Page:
[Dear readers, I am taking a desperately needed break from telling you why a stock market crash is long overdue, and why Biden & Friends are finally going to make it happen. Full disclosure: I have not read a newspaper or watched the news since November. RA ]
We’ve all grown so weary of spam callers pushing auto warranty coverage that voters would probably support the death penalty for the slimebags responsible for these calls. The recorded voice says “This is your final notice. The factory warranty on your vehicle is about to expire,” or some such. I get about ten of these calls a week, and although they used to spoof Colorado phone numbers because I lived there for 20 years, lately the calls have been coming from all over the U.S.
How We All Pay
Do we dare take encouragement from reports that Sen. Charles Schumer has been receiving these calls like the rest of us, and that he is so pissed off that he has vowed to do something about it? “Not only are these calls a nuisance,” he told the New York Times, “they also tie up land lines and can eat up a user’s cell phone minutes, possibly leading to a higher cell phone bill due to overage charges.”
Schumer, arguably the most powerful member of the U.S. Senate, has called for a federal investigation into “robo-dialer harassment.” He’s even gotten headlines with a call to war: Schumer Urges Inquiry of Companies Behind Bogus Auto Warranty Calls announced the Times. Sounds promising, right? Wrong. The headline is actually from 2009 (!!), and you can judge for yourself how much progress the Senate majority leader and his colleagues have made ridding us of the auto warranty plague. Sadly, a Google search would seem to suggest that 2009 was the last time any of the do-nothing reprobates on Capitol Hill were fired up enough about auto warranty fraud to make a stink about it.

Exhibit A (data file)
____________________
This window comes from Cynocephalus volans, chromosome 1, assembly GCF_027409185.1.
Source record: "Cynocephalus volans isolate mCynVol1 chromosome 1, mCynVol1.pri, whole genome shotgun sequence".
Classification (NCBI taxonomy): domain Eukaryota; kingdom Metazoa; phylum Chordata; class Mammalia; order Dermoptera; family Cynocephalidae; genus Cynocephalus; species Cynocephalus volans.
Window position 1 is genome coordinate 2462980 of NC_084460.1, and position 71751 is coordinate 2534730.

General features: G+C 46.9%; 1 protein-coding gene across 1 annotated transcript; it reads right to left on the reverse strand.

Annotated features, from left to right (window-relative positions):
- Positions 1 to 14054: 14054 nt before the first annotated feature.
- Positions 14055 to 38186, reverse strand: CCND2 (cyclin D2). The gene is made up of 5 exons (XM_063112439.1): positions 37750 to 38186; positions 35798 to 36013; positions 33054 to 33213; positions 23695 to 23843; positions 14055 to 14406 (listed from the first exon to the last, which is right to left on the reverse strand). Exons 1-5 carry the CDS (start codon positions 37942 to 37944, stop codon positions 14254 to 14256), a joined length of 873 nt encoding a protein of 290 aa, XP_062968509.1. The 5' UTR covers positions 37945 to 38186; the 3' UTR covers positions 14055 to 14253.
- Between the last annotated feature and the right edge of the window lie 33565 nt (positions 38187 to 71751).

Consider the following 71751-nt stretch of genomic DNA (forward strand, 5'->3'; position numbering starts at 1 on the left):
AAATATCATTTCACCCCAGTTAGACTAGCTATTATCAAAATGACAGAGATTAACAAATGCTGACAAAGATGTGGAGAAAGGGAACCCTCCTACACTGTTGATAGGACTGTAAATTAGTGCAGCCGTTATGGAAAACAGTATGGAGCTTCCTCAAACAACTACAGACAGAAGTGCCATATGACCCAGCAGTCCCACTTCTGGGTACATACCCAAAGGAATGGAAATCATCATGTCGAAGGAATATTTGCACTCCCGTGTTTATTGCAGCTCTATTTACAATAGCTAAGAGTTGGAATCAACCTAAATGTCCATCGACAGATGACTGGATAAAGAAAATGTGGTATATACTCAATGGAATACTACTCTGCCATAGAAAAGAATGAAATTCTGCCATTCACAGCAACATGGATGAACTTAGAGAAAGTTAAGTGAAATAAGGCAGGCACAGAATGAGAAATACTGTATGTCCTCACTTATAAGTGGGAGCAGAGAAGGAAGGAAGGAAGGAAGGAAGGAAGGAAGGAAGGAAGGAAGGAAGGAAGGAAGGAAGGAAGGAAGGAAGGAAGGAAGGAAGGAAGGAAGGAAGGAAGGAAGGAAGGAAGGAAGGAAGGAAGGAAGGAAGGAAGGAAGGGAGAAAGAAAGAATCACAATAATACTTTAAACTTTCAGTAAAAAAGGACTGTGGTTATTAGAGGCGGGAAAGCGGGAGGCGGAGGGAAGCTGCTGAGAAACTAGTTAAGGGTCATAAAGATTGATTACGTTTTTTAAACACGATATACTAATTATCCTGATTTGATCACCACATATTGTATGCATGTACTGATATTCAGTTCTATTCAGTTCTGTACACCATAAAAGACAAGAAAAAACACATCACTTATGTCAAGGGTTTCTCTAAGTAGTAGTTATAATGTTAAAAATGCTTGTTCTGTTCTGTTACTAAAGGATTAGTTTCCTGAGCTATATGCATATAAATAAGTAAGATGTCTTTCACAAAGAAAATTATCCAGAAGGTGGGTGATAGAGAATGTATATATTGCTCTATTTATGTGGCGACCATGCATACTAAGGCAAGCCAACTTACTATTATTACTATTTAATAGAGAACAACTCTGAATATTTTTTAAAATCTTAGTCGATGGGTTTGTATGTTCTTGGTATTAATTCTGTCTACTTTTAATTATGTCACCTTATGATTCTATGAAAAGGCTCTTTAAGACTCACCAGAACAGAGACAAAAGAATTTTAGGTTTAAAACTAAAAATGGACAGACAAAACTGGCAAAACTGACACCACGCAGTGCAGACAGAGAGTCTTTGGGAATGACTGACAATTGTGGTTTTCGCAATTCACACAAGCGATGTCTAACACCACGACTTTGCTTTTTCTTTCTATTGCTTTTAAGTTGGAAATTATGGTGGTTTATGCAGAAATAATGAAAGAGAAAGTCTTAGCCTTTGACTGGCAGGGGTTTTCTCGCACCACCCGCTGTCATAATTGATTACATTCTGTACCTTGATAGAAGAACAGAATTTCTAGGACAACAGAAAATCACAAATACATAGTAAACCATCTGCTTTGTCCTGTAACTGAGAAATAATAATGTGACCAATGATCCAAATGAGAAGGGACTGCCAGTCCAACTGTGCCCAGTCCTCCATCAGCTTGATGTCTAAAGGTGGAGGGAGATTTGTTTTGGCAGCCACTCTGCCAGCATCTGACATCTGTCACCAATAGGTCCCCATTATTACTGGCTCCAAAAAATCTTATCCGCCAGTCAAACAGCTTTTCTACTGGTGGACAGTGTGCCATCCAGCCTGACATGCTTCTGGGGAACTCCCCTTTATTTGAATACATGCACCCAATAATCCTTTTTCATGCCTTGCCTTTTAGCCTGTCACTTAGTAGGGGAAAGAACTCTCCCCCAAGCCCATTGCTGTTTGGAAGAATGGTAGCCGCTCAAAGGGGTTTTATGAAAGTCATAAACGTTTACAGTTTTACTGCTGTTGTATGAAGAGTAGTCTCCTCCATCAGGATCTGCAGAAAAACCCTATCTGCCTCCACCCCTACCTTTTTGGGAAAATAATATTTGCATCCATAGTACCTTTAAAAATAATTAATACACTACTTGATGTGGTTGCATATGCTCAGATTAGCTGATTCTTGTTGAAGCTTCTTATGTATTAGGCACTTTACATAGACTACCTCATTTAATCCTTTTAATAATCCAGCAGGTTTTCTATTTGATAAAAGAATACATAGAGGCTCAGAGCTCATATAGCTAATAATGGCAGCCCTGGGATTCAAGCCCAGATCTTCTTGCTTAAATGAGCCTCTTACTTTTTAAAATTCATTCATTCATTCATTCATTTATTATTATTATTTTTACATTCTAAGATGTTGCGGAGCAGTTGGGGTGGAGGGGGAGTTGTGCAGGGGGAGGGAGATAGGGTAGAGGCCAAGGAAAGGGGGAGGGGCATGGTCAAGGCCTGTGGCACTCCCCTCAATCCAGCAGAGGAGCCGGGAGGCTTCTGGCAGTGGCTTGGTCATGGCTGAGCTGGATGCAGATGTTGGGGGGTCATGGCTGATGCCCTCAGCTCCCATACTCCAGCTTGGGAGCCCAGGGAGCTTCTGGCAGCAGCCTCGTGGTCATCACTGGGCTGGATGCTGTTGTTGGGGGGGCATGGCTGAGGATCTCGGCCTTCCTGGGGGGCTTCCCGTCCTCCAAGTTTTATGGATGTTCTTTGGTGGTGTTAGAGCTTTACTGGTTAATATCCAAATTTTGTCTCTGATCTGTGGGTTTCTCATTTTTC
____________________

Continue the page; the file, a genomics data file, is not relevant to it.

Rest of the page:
The Fine Print
The warranties actually exist, by the way, but there are few known instances of a customer having gotten good value for his money. More often, claims are denied for contractual reasons divulged in microscopic print. Even so, voluminous complaints lodged with the Better Business Bureau seem not to have discouraged the motorist driving a 20-year-old heap from believing that some sleazy peddler of service agreements will pay to replace his transmission with 240,000 miles on it.
If we can put a man on the moon, you might ask, then why can’t we put a piece of human crud who operates a server farm in Kazakhstan in jail for clobbering America each day with scores of millions of these calls? Unlike the alleged “war on poverty,” this is a war we can win. It’s not as though Schumer’s best and brightest couldn’t find the guy, try him and string him up by his thumbs if the effort had the wholehearted backing of the U.S. Senate. Hey, Chuck: Call me! I know some sleuths who can get the job done. It’s a great opportunity to raise Congress’s approval rating from the disgraceful mid-teens into the merely shabby low thirties.